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How to Finish a Divorce or Dissolution of Registered Domestic Partnership Case (Step 6)

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A divorce in California cannot be finished in less than six (6) months and one (1) day after the first papers were filed at the courthouse and copies of these papers were served on (given to) the other spouse or partner.  Note that this is not automatic: you must complete all of the steps in this section before you can be divorced, even if it takes more than 6 months.

During those 6 months, the couple is expected to have worked out:

  • How they are going to divide and share their parenting responsibilities (if they have children together), and
  • How they are going to divide and share their financial assets and liabilities (what they own and owe).

These decisions may have been resolved by default, Opens new window through stipulations Opens new window (written agreements), or through court hearings. Opens new window 

  • For help in getting ready for a court hearing, click here.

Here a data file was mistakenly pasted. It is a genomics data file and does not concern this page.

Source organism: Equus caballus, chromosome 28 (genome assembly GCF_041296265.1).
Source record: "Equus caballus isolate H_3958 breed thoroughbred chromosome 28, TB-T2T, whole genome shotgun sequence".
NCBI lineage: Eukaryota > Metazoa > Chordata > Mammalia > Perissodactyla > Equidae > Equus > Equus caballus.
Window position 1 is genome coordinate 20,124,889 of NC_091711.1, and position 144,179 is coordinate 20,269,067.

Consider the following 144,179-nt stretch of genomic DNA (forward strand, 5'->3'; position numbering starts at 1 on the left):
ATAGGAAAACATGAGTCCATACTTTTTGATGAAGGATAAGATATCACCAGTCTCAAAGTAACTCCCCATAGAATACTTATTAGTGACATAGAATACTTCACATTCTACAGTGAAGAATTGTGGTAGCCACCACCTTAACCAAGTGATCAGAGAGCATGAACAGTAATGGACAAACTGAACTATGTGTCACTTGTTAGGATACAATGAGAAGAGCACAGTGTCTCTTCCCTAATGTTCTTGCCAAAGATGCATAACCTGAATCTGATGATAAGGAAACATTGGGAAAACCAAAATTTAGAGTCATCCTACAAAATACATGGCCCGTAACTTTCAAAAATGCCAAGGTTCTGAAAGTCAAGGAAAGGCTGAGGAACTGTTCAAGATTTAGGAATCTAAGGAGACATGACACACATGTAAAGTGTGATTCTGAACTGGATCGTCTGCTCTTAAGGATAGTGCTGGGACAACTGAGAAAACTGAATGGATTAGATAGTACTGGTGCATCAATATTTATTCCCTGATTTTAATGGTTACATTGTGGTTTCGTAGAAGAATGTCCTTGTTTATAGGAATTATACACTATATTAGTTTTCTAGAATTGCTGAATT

NOTE:  Even when all of these issues are resolved, however, the
divorce is NOT final until a "Judgment" has been signed by a judge.

  • The court will not contact the spouses or partners to tell them that it is time to finish their divorce.

Information about how to get your "Judgment" signed by a judge:

The way you end your divorce or dissolution of registered domestic partnership case depends on several factors. To learn what you need to do, click on the description that best describes your situation.

1. If the other spouse or partner DOES NOT file a response to the papers asking for a divorce or dissolution of the registered domestic partnership, the petitioner can ask for the judge to decide the case by default.

A. "True Default" case: If a Petition was filed and served, no response was filed, and there is no written agreement about the terms of separation this is called a "true default" case.

B. "Default With Agreement" case: If a Petition was filed and served, no response was filed, but the couple has a written agreement about the terms of their separation this is called a "default with agreement" case.

2.  If the other spouse or partner DOES file a response, it may be an uncontested or a contested case.

C. Uncontested Case: If a Petition was filed and served, a response was filed and served, and there was a full written agreement on all issues, this is called an "uncontested case."

D. Contested Case: If a Petition was filed and served, a response was filed and served, but there is no written agreement on all issues, this is called a
"contested case."

Alert! When your Judgment is signed there is paperwork to do right away. To learn how to do this, please go to After You Get Your Judgment.

If you have to go to court, please go to Step 7: If You Have a Hearing



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